1206 - Single Balloon Enteroscopy System for Obscure GI Bleeding (Small Bowel)

Page last updated: 11 July 2016

Application Detail

Status

Closed

Description of Medical Service

For single-balloon enteroscopy, a 200-centimetre-long flexible endoscope is fitted with an over-tube that slides over the endoscope. The tip of the over-tube has a balloon. When the balloon is blown up it anchors the over-tube within the small bowel and allows the endoscope to move deeper. Withdrawing the over-tube makes the bowel shorter and straighter, allowing the endoscope to move forward. With the balloon deflated, the over-tube can be inserted further and the endoscope advanced again. The enteroscope works the same as a standard endoscope, allowing the intestine to be fully viewed, inflated with air, rinsed with water, and perform biopsies or therapeutic procedures. Single-balloon enteroscopy can be performed by either the oral or anal route and needs the same preparation as standard endoscopy.

Description of Medical Condition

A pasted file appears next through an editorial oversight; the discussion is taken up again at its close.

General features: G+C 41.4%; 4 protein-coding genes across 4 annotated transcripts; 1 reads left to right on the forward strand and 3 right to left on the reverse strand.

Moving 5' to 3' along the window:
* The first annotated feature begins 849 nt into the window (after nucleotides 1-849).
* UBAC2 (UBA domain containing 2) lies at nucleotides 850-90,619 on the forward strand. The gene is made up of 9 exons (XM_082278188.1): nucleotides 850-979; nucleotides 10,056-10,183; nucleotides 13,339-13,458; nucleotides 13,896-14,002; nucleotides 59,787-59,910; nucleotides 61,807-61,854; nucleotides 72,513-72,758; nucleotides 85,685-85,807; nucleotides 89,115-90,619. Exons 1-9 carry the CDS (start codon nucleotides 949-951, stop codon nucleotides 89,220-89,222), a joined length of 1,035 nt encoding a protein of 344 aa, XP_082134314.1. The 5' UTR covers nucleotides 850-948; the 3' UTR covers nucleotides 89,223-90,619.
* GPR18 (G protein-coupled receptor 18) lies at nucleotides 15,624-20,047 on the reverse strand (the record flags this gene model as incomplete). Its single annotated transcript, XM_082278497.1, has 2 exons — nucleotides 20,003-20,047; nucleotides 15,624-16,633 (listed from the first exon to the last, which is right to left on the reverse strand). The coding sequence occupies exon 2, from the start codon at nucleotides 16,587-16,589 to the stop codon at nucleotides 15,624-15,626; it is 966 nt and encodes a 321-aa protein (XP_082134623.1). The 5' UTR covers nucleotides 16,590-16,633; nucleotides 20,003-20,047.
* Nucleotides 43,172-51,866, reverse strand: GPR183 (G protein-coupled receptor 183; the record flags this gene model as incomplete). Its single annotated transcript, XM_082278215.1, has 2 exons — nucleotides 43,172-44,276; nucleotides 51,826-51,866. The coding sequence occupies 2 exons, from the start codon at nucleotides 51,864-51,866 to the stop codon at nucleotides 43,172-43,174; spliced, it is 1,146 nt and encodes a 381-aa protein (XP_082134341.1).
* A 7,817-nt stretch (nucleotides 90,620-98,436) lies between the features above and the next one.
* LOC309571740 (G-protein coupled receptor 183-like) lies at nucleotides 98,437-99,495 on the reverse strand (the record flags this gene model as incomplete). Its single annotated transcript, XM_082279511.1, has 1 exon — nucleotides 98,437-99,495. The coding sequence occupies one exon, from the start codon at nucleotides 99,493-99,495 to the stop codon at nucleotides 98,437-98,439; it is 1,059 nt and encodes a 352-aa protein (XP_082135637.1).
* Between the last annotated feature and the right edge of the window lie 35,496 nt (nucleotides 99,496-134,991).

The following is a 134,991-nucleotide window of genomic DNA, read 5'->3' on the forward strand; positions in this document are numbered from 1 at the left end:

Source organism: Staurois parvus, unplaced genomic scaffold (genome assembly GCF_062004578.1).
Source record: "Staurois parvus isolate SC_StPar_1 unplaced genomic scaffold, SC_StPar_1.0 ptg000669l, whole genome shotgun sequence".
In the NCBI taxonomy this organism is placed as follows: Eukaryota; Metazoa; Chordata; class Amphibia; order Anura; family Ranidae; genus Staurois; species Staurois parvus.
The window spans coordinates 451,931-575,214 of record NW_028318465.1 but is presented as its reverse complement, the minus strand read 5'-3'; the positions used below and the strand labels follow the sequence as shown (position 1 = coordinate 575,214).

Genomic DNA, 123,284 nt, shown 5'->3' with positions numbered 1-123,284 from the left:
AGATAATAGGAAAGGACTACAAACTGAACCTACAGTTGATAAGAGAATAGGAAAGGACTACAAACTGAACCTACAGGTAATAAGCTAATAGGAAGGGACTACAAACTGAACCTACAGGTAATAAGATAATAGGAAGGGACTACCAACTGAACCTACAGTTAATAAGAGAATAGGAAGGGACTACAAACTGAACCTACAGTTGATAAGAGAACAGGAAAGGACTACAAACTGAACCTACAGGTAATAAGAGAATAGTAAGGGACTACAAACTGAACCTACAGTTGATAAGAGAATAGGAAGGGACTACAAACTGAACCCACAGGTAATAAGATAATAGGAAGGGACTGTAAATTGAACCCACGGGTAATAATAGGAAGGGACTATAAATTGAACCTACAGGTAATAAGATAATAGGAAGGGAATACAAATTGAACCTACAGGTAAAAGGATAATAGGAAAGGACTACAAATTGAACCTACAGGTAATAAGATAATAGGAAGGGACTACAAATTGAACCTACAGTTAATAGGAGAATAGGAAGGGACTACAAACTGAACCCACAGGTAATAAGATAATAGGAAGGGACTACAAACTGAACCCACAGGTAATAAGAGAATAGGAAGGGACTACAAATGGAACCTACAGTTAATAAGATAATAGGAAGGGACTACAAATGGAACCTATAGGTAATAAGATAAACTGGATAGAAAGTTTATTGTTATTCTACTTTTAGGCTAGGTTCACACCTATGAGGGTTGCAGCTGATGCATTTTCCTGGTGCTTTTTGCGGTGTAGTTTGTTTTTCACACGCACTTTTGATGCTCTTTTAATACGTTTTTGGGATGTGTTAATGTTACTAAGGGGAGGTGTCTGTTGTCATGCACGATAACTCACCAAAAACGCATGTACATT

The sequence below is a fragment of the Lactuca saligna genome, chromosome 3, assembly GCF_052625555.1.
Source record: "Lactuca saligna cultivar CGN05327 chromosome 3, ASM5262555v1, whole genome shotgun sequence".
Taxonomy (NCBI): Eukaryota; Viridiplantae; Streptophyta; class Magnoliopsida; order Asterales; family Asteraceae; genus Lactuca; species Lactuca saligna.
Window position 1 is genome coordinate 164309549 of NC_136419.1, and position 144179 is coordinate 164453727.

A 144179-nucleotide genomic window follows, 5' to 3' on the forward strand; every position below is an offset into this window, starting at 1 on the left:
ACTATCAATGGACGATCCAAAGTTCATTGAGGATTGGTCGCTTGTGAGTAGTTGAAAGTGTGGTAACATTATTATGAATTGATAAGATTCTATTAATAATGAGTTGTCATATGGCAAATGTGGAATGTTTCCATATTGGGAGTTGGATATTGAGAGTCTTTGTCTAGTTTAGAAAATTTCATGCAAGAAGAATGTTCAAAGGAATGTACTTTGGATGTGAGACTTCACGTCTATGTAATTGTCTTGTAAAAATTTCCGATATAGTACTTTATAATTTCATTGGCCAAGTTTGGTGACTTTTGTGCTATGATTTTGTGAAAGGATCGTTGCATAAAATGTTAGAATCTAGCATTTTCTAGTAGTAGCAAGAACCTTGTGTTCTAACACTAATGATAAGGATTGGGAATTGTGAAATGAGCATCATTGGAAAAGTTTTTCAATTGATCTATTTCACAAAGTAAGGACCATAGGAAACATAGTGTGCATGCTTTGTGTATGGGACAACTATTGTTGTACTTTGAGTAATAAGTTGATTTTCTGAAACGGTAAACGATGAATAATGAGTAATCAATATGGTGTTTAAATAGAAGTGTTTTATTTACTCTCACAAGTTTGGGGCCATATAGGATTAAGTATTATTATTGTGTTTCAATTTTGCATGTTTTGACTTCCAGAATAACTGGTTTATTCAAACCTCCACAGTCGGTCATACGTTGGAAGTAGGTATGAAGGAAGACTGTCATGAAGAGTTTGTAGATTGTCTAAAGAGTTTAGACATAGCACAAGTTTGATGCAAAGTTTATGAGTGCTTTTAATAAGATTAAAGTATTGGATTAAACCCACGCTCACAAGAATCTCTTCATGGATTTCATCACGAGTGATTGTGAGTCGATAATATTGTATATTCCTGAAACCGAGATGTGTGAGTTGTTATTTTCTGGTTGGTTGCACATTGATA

The medical conditions most commonly diagnosed and managed by single-balloon enteroscopy are associated with bleeding that is either known or suspected to be coming from the small bowel and include blood vessel malformations, ulcers, polyps and tumours of the small bowel. Other less common diseases of the small bowel can also be diagnosed and/or managed using this procedure.

Reason for Application

-

Medical Service Type

-

Previous Application Number

Not Applicable

Associated Documentation

Application Form

-

PICO Confirmation

2 October - 9 November 2012
Consultation Protocol (PDF 247 KB)
Consultation Protocol (Word 1346 KB)

13 - 14 December 2012
Final Protocol (PDF 158 KB)
Final Protocol (Word 1656 KB)

Assessment Report

Final Assessment Report (PDF 405 KB)
Final Assessment Report (Word 203 KB)

Public Summary Document

Public Summary Document (PDF 74 KB)
Public Summary Document (Word 86 KB)

Meetings for this Application

PASC

13 - 14 December 2012

ESC

10 - 11 October 2013

MSAC

28 - 29 November 2013